A single event driven by fate, after Ben told his wife Charlotte he would be late home one night, he left early, and by chance discovers his wife having dinner in their favourite restaurant with another man.

A single event where it could be said Ben was in the wrong place at the wrong time.

Who was this man?  Why was she having dinner with him?

A simple truth to explain the single event was all Ben required.  Instead, Charlotte told him a lie.

A single event that forces Ben to question everything he thought he knew about his wife, and the people who are around her.

After a near-death experience and forced retirement into a world he is unfamiliar with, Ben finds himself once again drawn back into that life of lies, violence, and intrigue.

From London to a small village in Tuscany, little by little Ben discovers who the woman he married is, and the real reason why fate had brought them together.

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Questions

These are what can dumfound the strongest man, and terrify the most resolute woman.

Simple sentences of words placed in a particular order that designed to elicit a response.

Of course, no one tells you that your life may depend upon the answer you give.

So, when a man is asked a simple question like, ‘do I look good in this dress’, there are so many wrong answers that no matter what he says, the marriage, relationship, romance is over.

Similarly, that simple question, ‘how do you feel’, can be like opening the floodgates, or met with stony silence, or, more than likely, met with a dismissive ‘I feel good’.

There are questions asked in examination papers, the sort that is based on the year’s work, or what was supposedly covered in study groups.  As children, these questions hold varying amounts of terror, if you have failed to study.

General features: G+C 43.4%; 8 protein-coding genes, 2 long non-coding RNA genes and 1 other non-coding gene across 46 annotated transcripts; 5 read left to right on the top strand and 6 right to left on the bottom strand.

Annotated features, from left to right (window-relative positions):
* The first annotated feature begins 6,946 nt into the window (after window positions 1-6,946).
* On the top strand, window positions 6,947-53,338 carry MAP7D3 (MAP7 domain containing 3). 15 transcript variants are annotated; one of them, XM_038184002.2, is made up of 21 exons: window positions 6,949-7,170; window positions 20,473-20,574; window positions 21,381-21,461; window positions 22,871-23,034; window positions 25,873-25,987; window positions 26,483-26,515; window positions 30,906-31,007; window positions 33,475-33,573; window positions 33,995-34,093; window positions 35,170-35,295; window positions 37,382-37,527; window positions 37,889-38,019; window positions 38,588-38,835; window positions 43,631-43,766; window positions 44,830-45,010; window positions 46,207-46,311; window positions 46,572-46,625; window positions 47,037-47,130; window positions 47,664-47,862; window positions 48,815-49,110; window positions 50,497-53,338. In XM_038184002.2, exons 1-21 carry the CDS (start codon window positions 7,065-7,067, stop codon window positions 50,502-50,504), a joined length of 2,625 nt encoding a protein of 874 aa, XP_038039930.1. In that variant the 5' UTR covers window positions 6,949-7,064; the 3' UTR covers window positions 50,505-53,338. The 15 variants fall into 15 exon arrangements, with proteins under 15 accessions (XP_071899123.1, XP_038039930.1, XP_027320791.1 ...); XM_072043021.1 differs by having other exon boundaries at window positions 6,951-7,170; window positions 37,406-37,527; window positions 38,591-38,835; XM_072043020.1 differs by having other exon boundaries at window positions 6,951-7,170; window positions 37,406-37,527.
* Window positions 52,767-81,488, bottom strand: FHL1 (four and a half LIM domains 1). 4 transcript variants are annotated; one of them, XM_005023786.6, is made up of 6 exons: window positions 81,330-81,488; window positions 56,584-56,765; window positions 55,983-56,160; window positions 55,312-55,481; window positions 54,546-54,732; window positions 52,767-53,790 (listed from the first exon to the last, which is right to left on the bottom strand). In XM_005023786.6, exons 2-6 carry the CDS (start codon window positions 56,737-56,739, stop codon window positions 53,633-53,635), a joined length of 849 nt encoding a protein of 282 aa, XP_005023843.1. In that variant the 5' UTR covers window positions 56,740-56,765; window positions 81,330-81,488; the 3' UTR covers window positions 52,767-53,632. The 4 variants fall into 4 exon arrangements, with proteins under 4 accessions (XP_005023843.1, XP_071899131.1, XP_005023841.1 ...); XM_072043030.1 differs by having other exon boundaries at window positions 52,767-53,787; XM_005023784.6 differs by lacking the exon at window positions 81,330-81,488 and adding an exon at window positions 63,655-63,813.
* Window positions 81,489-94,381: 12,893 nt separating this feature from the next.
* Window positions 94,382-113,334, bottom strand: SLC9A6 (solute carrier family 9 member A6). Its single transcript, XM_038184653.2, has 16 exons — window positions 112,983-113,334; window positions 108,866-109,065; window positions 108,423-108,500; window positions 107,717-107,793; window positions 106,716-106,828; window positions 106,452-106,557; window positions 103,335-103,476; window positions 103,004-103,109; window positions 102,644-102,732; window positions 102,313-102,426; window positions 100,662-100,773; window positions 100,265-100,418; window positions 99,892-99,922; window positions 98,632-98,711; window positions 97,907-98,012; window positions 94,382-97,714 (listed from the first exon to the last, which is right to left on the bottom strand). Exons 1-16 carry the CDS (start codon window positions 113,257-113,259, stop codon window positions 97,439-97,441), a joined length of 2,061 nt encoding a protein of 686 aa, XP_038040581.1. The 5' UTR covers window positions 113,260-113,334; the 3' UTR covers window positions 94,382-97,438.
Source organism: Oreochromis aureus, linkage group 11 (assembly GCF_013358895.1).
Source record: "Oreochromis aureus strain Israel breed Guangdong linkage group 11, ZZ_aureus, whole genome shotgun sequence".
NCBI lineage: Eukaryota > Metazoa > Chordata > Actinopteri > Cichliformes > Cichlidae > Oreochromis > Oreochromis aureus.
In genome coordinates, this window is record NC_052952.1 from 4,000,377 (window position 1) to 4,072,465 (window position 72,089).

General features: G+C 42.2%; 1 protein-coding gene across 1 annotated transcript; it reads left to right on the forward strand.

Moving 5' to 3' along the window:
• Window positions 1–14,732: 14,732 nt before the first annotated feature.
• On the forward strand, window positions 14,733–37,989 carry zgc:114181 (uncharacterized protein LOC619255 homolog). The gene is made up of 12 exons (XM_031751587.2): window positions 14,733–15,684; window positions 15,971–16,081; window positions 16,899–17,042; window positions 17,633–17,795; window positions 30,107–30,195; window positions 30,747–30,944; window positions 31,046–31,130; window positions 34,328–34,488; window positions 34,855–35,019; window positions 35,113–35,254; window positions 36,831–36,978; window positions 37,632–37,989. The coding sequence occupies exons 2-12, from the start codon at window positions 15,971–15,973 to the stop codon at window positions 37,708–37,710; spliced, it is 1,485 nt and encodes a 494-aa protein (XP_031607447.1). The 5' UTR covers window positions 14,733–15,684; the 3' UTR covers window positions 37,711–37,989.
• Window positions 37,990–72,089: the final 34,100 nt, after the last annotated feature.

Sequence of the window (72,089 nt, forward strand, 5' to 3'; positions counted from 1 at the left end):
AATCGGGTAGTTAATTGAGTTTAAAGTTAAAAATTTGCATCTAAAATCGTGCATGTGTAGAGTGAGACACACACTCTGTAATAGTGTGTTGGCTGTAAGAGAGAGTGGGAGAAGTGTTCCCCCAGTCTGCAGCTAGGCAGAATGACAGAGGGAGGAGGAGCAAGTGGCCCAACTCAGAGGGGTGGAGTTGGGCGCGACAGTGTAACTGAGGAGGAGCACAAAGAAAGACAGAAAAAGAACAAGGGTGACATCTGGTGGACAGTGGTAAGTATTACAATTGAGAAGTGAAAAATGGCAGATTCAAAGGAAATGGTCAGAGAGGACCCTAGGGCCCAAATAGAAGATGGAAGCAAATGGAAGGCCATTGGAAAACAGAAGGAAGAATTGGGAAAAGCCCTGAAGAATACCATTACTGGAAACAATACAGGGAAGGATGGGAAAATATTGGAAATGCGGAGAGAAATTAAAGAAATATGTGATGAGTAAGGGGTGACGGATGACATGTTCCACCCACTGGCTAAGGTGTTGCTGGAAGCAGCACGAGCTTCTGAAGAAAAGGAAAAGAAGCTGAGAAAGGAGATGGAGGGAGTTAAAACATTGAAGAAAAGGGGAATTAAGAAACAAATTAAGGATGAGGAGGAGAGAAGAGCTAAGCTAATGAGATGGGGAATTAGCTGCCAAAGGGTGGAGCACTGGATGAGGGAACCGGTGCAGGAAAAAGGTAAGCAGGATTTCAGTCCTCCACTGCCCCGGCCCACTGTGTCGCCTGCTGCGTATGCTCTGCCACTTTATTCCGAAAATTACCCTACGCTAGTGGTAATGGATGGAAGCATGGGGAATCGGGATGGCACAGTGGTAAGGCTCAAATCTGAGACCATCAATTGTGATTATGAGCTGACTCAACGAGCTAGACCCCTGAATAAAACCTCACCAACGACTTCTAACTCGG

There are questions asked at job interviews, and sometimes these don’t quite make any sense. For instance, ‘If you were in a store serving a customer and a man came in brandishing a gun, what would you do.’  I’m not sure what answer they are looking for.

Then there is that terrifying question you hoped would never be asked, ‘what do think your weaknesses are?’  I was fine with strengths, that’s easy, but weaknesses, that’s where the job application ended.

There is one other that has a simple answer but it often met with silence, a witticism, but rarely the truth.  Asking a woman, ‘what is your age?’

That’s a romance killer right there.  Right up there with, ‘where were you on the night of the 14th between the hours of 6pm and 12 pm.  You can hardly say you were in bed with your best friends wife, can you?

Can you see the bare bones of a mystery coming on?

20 questions for each suspect and witness, if any, then plot the crime from these testimonies.

I need a few days away from my current book and it seems a good idea for a short story.

I think I might call it ‘motive, means and opportunity, the story of a wrongly convicted man’.

In a word: High or is it hie

When the boss says jump, the question is usually ‘how high’.